Meta to launch a fresh round of cuts to its workforce this week

Mark Zuckerberg will begin a second round of cuts to Meta’s workforce on Wednesday, according to people familiar with the matter, as he continues his push to cut costs in what he has deemed a “year of efficiency”. 

The $469bn social media company is preparing to slash thousands of jobs, several people said, as part of the chief executive’s push to wrestle its finances under control as the economic slowdown has eaten into its earnings. This comes on top of the reductions announced late last year, which affected 11,000 jobs of a workforce that was 87,000-strong at the time.

A growing number of senior leaders have also quit the company in recent weeks, adding to uncertainty internally. Nada Stirratt, vice-president of the sales organisation for the Americas at Meta, resigned on Monday, according to three people familiar with the matter, and chief business officer Marne Levine left in February.

The deep cuts to Meta’s workforce have come in response to investor frustration over the company’s bloated headcount and Zuckerberg’s decision to make multibillion-dollar investments in building a “metaverse”. 

In anticipation of the cuts, some team budgets have been frozen, while leaders recently told some staff that they were not handing out promotions to director level for certain teams, two people said. The uncertainty has resulted in disruption and low morale internally for months, multiple insiders said.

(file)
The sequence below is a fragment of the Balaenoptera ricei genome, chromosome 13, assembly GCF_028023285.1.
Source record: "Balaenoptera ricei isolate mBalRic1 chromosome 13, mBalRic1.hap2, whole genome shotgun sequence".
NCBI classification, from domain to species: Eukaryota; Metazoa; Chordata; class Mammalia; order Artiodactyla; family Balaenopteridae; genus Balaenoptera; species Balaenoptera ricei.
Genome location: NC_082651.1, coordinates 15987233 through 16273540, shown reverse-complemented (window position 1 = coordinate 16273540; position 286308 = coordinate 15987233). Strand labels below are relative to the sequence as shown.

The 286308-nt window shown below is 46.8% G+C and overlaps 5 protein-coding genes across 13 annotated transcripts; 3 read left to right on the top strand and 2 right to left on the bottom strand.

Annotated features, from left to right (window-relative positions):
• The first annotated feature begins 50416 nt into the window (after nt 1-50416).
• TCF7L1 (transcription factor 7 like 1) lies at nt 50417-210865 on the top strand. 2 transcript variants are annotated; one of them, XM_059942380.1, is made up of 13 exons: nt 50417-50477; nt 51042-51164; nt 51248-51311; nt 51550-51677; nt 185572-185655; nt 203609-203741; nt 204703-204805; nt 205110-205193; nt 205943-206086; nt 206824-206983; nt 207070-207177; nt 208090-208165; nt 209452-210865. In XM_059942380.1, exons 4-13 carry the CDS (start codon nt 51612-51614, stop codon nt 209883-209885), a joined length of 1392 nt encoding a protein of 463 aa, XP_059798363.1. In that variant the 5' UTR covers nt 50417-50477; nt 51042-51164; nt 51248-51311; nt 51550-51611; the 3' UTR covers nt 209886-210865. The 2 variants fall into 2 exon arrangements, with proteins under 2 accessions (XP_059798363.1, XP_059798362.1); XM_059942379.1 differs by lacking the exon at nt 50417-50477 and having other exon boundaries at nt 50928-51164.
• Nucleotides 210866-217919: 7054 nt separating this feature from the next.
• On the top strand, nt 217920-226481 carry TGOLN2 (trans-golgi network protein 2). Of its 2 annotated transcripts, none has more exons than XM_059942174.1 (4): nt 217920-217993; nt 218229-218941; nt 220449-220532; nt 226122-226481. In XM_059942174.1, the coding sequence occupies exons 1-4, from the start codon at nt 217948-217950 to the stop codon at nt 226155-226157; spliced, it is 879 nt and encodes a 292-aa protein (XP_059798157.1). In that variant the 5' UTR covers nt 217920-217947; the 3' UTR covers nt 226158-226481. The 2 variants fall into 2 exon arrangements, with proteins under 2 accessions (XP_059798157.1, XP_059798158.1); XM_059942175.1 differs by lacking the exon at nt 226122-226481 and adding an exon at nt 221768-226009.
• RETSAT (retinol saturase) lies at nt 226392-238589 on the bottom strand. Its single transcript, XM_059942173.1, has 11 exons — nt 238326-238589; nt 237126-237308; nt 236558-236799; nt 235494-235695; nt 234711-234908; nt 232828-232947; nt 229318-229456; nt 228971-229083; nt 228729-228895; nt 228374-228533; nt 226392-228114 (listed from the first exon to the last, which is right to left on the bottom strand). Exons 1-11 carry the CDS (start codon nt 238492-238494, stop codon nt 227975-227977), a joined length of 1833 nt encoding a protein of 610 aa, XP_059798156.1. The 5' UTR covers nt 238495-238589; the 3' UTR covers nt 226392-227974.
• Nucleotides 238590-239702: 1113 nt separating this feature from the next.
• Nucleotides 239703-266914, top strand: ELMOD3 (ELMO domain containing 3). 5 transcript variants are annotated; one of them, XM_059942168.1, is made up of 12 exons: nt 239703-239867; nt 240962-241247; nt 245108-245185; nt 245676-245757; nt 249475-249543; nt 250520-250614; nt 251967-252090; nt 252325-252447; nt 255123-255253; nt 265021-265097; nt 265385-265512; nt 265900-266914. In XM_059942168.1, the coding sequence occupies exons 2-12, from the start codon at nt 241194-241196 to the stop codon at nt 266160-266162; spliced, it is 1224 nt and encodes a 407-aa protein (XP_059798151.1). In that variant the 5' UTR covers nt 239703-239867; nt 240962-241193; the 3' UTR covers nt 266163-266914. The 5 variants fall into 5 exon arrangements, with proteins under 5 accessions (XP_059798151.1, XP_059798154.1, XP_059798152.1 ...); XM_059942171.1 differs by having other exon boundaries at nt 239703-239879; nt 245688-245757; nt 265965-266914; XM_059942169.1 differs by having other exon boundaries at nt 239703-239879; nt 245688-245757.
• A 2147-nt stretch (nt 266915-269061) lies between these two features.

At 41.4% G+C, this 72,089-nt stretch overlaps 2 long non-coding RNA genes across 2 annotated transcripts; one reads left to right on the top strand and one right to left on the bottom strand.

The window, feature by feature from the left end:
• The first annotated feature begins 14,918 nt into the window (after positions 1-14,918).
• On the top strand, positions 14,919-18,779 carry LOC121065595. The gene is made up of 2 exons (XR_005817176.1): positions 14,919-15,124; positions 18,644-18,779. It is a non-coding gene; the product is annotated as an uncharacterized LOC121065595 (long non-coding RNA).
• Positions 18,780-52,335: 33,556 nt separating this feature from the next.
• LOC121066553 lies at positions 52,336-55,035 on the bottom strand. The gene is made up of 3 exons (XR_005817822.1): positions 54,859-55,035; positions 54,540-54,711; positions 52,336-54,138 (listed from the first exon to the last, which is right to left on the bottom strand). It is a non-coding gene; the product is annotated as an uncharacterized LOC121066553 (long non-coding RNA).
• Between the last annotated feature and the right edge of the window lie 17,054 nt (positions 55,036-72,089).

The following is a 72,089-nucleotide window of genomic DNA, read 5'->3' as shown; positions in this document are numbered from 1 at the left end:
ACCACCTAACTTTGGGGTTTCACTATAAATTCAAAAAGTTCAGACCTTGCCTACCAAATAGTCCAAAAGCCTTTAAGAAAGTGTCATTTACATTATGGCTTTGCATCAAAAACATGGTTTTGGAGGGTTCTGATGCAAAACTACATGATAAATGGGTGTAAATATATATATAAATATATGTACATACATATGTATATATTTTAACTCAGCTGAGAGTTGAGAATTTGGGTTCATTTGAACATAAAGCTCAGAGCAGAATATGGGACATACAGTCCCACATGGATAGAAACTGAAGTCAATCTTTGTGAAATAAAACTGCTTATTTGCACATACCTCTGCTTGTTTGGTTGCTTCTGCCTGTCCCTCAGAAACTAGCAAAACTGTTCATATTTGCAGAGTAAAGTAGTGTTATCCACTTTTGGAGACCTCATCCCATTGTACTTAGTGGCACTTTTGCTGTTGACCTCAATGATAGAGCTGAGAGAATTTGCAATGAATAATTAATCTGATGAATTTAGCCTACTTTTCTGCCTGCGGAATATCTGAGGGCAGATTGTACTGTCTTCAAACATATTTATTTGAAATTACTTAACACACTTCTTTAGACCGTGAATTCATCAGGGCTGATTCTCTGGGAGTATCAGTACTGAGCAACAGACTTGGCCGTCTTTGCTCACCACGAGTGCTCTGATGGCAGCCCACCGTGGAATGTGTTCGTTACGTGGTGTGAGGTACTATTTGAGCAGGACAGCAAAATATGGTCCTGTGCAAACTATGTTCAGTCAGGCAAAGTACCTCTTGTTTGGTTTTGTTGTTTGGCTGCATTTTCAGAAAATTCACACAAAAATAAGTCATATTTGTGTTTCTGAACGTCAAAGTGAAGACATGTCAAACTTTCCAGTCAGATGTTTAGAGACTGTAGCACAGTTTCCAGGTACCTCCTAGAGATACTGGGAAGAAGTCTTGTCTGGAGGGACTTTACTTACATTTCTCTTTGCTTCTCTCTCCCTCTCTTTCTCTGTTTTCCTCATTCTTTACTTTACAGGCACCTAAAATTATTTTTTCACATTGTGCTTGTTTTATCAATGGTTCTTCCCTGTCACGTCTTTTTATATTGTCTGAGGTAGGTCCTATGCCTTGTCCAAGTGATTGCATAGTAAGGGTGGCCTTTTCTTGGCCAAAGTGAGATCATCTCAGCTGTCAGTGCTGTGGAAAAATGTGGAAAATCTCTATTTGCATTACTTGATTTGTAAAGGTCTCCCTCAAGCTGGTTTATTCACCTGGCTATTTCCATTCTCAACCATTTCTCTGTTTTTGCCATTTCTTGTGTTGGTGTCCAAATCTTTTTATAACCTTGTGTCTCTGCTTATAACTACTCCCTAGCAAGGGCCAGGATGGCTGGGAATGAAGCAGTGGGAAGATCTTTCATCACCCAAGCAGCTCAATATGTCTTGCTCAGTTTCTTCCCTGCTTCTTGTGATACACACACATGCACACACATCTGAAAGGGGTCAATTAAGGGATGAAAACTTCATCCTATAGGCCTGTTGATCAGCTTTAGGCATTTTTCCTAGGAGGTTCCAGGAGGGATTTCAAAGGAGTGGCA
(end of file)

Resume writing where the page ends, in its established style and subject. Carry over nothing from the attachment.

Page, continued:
“We have a real dilemma on our hands in terms of talent when there’s so much chaos,” one senior staffer said, adding that it was also affecting advancement and compensation.

As with other businesses largely dependent on advertising spending, Meta has slumped this year faced with tough macroeconomic conditions and competition with rivals such as TikTok. At the same time, Zuckerberg has pivoted his company’s focus to investing $10bn a year into building a digital avatar-filled metaverse, an initiative that is unlikely to be profitable for years.

In February, Zuckerberg announced that Meta — which owns Facebook, Instagram and WhatsApp — would adopt a mantra of “efficiency”, including slashing ineffective projects and trimming some layers in middle management “to make decisions faster”. To achieve the latter, some managers are being asked to either move to roles where they do not manage anyone, known as individual contributor roles, or leave the company.

The latest cuts are expected to disproportionately hit the policy, marketing and communications teams, according to people familiar with the matter.

The cuts are likely to roll out in multiple rounds across several months, according to a report by the Wall Street Journal.

Meta declined to comment.

On Monday, Meta’s head of fintech Stephane Kasriel said on Twitter that the company was winding down its digital collectibles, or non-fungible tokens, in order to “focus on other ways to support creators, people, and businesses”. 

The cuts will be welcomed by Wall Street. Already, Meta’s improving outlook at its fourth-quarter results sent shares up 18 per cent, adding $88bn to its market value. In a Jefferies equity research note this month, analysts wrote: “We believe more headcount reductions are needed to offset the last 2 years of excess hiring.” 

But employees have complained of delays to projects and staffers lacking motivation given the spectre of the second round of cuts so soon after the round in November.

#Meta #launch #fresh #cuts #workforce #week

Leave a Comment